06. July 2016 · Comments Off on Heavy rain day helps make wettest June on record · Categories: Climate Crisis, Climate Policy, Economic Policy, Graham Saunders, Transformative Ideas, Weather Whys

By Graham Saunders

First Posted: Wednesday, July 6, 2016 For The Chronicle-Journal

Was June wet enough for you? The long-term average rain total for June at the Thunder Bay Airport is 86 millimetres but varies considerably. For example, June 2003 had a total of 35.5 millimetres, compared to an estimated 228 millimetres this year. The previous record was 196 millimetres, set in June 2008.
This June total is slightly higher than the monthly total recorded in May 2012, the time of devastating flooding in Thunder Bay and some adjacent rural areas. Heavy rain totals on June 28 were similar to May 28, 2012 but the “character” and timing were different. The maximum rate in May 2012 was 48 millimetres/hour compared to intensities of about half of this a week ago.
Other factors helped:
• The city was better prepared.
• 84 to about 100 millimetres fell in two periods separated by about two hours.
• Afternoon and evening storm situations are easier to cope with than overnight events. (Most of the rain fell between midnight and 2 a.m. on May 28, 2012.)
An editorial titled “100-year storms every four years” was published in The Chronicle-Journal on June 28. It noted that the frequency and intensity of such severe-weather events is increasing. I noticed “These are not unusual weather events but rather regular summertime storms . . .” in one of the comments. This is not correct. More »

19. May 2016 · Comments Off on Pondering Pipeline Possibilities · Categories: Climate Crisis, Climate Policy, Economic Policy, Energy Policy, Peter Lang, Pipelines-Tarsands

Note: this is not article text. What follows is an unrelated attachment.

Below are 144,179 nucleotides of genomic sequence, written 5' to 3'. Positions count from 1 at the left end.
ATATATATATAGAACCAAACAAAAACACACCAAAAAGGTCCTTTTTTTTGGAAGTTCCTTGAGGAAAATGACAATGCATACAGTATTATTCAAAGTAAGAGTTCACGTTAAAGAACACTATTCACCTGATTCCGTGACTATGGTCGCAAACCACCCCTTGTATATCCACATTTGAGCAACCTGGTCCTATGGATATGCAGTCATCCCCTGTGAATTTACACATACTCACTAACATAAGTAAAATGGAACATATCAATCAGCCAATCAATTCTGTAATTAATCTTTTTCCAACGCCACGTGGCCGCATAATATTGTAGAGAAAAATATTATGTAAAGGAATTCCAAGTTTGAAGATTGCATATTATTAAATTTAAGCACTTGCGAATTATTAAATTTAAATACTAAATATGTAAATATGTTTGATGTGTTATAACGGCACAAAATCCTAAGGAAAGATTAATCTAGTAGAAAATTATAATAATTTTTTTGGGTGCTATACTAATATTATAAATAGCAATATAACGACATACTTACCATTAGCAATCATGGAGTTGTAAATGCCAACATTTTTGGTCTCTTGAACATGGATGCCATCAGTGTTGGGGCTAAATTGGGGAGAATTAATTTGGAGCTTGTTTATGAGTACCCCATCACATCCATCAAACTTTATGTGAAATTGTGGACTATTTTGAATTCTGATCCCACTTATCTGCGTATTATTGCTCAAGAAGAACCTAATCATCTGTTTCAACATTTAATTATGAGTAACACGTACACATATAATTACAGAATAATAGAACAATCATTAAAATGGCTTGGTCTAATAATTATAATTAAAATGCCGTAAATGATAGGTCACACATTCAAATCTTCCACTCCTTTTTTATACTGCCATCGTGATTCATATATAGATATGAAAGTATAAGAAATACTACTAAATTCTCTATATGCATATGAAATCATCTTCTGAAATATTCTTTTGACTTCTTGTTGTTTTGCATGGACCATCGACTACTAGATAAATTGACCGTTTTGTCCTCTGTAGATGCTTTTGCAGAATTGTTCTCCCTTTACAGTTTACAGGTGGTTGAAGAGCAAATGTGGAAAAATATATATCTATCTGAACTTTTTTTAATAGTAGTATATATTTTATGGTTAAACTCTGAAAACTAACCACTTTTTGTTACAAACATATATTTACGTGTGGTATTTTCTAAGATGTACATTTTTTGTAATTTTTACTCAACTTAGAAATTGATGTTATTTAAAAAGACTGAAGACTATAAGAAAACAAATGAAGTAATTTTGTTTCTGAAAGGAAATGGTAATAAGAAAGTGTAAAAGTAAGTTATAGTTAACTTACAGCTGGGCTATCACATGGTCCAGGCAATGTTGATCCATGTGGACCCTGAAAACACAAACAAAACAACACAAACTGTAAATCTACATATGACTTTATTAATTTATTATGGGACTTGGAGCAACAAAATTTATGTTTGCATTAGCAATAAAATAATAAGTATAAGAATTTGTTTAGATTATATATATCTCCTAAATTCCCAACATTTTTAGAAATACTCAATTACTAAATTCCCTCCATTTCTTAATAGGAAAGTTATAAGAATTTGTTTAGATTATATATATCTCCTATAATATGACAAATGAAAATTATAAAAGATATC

Gordon Laxer Energy East Position Evolves.

Published in the CJ Thu May 19, 2016 as Pondering Pipeline Possibilities

Gordon Laxer spoke at the Finlandia Hall Wednesday, hosted by Environment North and the Thunder Bay Environmental Coalition. He outlined the theory behind his latest book, After the Sands: Energy and Ecological Security for Canadians. Laxer is a PhD, the founding director and former head of the Parkland Institute at the University of Alberta in Edmonton, political economist and professor emeritus at the University of Alberta, and a prominent public intellectual. He was a founding member of the Council of Canadians. He endorses Naomi Klein and the Leap Manifesto and offers a workable framework for a transition to a green economy.

Laxer’s position on the proposed Energy East pipeline has evolved since the publication of his book. In it he had indicated that he was supportive of EE for the sake of Canadian energy security and sovereignty. He qualified this stance by stating as we phase out our dependence on fossil fuels, Energy East should ship conventional oil to Eastern Canadian consumers for another 15 years, (as opposed to rip and ship bitumen overseas). More »